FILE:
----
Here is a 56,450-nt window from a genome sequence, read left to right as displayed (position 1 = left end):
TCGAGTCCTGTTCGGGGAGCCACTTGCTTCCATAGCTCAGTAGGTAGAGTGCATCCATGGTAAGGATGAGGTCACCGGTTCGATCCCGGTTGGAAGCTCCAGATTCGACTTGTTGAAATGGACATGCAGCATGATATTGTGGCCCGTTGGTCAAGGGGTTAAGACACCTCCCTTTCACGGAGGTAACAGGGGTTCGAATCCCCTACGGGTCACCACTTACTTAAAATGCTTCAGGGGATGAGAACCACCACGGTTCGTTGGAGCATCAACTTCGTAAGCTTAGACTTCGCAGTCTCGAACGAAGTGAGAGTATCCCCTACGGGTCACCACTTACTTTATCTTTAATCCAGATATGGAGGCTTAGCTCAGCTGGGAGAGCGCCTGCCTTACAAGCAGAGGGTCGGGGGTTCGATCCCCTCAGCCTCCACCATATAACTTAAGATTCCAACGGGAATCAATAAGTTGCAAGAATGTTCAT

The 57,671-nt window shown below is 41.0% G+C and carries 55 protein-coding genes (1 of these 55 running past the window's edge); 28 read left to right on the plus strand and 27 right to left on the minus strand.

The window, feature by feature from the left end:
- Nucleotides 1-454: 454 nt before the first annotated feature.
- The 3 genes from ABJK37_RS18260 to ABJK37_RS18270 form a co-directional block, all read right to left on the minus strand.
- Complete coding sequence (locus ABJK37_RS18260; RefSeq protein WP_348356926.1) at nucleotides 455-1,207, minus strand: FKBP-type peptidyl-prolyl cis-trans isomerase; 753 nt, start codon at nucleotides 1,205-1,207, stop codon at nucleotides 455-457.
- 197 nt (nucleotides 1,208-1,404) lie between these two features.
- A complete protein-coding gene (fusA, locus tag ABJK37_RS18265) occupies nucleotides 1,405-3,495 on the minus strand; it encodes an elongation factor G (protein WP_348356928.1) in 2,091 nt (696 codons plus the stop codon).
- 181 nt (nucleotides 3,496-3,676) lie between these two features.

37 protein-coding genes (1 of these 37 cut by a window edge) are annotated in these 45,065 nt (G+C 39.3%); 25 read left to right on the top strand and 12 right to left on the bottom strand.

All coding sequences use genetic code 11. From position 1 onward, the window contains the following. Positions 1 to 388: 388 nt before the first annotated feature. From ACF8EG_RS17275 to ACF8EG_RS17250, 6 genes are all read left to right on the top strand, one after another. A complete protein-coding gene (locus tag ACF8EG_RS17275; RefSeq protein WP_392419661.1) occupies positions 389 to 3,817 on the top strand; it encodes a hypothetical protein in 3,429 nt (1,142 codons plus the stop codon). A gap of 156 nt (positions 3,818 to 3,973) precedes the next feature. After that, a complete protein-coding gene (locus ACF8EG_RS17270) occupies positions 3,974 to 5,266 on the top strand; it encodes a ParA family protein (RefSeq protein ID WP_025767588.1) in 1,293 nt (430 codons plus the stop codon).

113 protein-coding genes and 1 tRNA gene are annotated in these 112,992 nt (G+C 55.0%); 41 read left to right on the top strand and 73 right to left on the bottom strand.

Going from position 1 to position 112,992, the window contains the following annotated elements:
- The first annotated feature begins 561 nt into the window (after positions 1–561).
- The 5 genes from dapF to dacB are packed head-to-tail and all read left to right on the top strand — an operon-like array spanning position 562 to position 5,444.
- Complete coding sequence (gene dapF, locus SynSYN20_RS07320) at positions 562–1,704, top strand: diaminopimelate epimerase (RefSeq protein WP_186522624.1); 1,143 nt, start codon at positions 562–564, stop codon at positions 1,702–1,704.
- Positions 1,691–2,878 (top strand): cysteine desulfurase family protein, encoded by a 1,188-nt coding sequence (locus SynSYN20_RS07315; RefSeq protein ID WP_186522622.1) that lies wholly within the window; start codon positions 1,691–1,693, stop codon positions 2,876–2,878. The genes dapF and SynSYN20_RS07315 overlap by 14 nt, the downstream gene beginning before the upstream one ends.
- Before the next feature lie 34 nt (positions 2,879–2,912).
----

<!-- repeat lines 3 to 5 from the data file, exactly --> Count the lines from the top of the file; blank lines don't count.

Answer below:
The 57,671-nt window shown below is 41.0% G+C and carries 55 protein-coding genes (1 of these 55 running past the window's edge); 28 read left to right on the plus strand and 27 right to left on the minus strand.

The window, feature by feature from the left end:
- Nucleotides 1-454: 454 nt before the first annotated feature.